To win an argument, you need facts, conviction and direction. An effective argument will convince readers or listeners of your convictions. There are five basic components to create an effective argument. There are ways to strengthen an argument and to find the potential weaknesses of each point before publishing your paper or presenting your argument to an audience.
The parts of an argument include claims, counterclaims, reasons, evidence, warrant, acknowledgment and response.
Components of an Argument
Simply put, a claim is on what your argument is based upon. It is not a known and accepted argument, such as “the sky is blue.” Instead, it is a statement about which listeners or readers of a formal paper will want to know more and will want to hear your reasons for believing this claim to be true. Counterclaims are rebuttals to a previous claim. Reasons support claims. Evidence backs up your reasons with statistics, facts based on published research and other concrete proof. A warrant is the general principle that connects your reasons to the claim and is generally known by the audience to whom you are presenting your argument. Acknowledgment and response are when the reader or audience confronts you with counterclaims or support of the argument.
Claim and Counterclaim
Both a claim and counterclaim are needed to present a good argument. A claim is your main point. A formal paper would present a claim as what you believe to be true about a specific subject or topic. Your knowledge and research back up your claim. An opinion is weak, whereas a claim is strong with support from other sources. A counterclaim is the opposite thought about the claim. For instance, if the argument is that fruit is healthy, the counterclaim could be that the sugar content in fruit makes the food group unhealthy. Counterclaims must be provable and supported by reasons and evidence. Knowing the counterclaims when you are planning an argument will prepare you to be able to make your argument when it is challenged by a counterclaim.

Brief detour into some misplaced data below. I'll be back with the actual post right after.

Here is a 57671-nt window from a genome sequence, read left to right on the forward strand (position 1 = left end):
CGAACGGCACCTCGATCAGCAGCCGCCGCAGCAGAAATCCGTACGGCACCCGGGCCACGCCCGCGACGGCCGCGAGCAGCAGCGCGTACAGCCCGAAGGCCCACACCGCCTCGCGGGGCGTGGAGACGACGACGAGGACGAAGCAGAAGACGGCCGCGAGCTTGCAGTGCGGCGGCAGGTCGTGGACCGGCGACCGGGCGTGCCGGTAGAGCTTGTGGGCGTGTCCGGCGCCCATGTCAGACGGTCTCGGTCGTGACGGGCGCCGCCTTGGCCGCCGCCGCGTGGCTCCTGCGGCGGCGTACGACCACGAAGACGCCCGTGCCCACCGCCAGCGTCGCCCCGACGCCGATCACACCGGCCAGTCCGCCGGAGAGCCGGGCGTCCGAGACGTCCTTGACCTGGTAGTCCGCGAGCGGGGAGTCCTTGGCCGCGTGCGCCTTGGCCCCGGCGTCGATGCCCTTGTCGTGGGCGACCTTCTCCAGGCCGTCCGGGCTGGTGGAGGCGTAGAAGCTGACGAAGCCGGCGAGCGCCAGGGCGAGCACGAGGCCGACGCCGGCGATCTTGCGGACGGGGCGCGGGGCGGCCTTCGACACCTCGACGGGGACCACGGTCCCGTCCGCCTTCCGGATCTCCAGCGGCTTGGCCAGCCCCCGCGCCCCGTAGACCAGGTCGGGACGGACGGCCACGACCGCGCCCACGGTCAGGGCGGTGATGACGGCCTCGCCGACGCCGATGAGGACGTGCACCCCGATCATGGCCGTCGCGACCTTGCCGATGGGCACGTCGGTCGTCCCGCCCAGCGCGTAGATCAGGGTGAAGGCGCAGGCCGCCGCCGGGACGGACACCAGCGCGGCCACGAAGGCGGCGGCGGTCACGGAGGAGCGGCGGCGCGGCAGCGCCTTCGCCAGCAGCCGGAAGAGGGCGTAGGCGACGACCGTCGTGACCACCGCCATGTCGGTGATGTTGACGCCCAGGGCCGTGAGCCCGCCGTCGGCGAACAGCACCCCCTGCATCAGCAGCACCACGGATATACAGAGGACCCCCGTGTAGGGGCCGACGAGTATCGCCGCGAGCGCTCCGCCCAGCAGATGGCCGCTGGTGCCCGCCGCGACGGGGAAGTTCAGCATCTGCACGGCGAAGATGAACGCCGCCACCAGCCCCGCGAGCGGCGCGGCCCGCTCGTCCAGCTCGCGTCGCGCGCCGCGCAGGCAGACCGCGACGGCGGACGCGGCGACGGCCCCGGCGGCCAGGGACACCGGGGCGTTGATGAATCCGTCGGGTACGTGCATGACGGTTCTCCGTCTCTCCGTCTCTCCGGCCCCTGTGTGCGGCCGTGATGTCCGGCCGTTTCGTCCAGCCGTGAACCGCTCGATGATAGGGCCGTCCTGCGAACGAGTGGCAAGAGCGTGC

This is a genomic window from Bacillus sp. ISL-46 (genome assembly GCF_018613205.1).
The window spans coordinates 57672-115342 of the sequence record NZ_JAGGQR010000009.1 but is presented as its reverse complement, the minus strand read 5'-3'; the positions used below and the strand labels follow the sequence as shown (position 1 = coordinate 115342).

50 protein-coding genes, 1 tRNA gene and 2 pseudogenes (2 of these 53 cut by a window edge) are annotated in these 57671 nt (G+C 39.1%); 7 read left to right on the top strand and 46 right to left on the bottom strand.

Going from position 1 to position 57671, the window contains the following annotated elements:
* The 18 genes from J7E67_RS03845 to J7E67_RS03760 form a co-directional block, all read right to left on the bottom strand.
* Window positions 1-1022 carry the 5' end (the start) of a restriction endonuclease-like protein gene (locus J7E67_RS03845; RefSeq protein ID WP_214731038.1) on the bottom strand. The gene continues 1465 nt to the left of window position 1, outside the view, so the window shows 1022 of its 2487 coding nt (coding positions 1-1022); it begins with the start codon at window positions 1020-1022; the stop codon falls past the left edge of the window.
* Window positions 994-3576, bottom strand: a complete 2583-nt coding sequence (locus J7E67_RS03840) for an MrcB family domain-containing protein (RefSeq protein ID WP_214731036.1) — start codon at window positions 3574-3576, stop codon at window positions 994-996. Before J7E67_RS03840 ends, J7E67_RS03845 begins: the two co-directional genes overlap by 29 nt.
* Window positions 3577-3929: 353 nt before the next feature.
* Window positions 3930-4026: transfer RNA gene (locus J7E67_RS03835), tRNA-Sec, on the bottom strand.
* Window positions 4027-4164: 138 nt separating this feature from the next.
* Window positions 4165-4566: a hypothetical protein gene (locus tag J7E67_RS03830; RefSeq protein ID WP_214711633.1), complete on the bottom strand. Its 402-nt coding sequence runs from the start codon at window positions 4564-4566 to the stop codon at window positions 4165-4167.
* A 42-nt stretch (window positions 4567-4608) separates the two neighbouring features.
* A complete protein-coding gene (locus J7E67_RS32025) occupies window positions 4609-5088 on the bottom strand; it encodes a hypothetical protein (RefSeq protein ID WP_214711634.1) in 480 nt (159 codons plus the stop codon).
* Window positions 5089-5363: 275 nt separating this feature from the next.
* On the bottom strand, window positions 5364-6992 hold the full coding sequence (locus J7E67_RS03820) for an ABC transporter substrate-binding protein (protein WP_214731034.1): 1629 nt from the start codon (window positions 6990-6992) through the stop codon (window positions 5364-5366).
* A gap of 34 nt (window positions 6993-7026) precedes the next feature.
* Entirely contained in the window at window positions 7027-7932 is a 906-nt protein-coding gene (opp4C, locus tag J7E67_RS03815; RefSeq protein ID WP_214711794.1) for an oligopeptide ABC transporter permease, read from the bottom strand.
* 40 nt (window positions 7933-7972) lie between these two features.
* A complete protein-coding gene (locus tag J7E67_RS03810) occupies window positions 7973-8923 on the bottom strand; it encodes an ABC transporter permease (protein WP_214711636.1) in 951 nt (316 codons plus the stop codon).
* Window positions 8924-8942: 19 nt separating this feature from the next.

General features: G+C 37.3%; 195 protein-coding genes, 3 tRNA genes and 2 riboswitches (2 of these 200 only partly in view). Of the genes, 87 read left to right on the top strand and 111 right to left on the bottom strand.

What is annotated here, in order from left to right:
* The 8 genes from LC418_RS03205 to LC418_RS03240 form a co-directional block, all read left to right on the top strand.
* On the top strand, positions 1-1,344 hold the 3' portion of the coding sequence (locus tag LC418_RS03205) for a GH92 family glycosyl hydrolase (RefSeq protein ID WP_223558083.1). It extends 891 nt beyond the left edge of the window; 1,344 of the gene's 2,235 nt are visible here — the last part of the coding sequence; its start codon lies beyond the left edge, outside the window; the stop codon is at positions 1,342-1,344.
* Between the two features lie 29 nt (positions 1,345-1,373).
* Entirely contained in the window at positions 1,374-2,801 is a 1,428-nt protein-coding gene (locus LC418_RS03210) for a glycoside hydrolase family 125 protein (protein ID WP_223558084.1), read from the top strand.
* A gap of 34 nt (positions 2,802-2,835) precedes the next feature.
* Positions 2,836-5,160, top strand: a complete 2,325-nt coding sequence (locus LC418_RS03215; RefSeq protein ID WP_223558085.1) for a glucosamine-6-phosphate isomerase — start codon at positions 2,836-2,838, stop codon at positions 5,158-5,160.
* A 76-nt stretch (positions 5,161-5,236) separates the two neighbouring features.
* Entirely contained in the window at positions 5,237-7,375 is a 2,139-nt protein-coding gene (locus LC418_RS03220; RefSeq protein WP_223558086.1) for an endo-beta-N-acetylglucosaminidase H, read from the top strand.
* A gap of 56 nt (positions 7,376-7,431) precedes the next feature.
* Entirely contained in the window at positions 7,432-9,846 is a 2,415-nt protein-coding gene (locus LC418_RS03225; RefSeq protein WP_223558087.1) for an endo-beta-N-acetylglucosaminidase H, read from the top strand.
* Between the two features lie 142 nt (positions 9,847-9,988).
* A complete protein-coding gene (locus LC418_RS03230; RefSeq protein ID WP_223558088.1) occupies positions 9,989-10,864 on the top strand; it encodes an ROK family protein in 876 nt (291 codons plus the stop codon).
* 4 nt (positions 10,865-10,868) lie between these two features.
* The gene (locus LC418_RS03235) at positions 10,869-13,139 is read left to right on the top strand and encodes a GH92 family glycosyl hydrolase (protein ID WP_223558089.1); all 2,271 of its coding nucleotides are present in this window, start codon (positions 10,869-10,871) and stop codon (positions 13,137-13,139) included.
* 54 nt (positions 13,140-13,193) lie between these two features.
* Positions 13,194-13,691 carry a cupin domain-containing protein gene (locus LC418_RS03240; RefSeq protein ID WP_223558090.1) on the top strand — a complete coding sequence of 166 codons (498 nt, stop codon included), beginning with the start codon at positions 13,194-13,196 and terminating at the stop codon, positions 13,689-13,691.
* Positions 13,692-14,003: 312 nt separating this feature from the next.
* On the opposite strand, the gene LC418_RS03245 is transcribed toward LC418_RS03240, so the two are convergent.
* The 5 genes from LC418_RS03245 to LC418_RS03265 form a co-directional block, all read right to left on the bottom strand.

Potential Weaknesses and Strengths
For a stronger argument, erase all ambiguity. To do this, you must familiarize yourself with your subject beyond the basic reading or research. Understand the origin and results of the claim that you are making in your argument. A convincing argument is made by someone who shows passion and conviction for the claim and a thorough knowledge of the subject and any related topics.
Understand the opposite positions as well when you form your position on the claim, and you will have a stronger case to present when counterclaims arise. Ensure that all of your evidence is clear and factual. This one area is where many arguments can be torn down by those with counterclaims. To further strengthen your argument, approach the counterclaim before the other side can present their position. If counterclaims to your claim are abundant and obvious, then revealing them from your perspective can strengthen your argument.
Informal Toulmin Method
British philosopher Stephen Toulmin created the informal method of reasoning, which posits that data, claim and warrant make up the grounds of an argument. Each is necessary to support an argument that is well thought out. The grounds are basically the evidence that is used to prove a presenter’s claim. The principle that connects the grounds to the claim is the warrant. All three together are vital to create the rhetorical analysis. An example of the Toulmin method is, “Virginia was born in Washington, D.C., so Virginia must be an American.”
Kimberley McGee is an award-winning journalist with 20+ years of experience writing about education, jobs, business trends and more for The New York Times, Las Vegas Review-Journal, Today’s Parent and other publications. She graduated with a B.A. in Journalism from UNLV. Her full bio and clips can be seen at www.vegaswriter.com.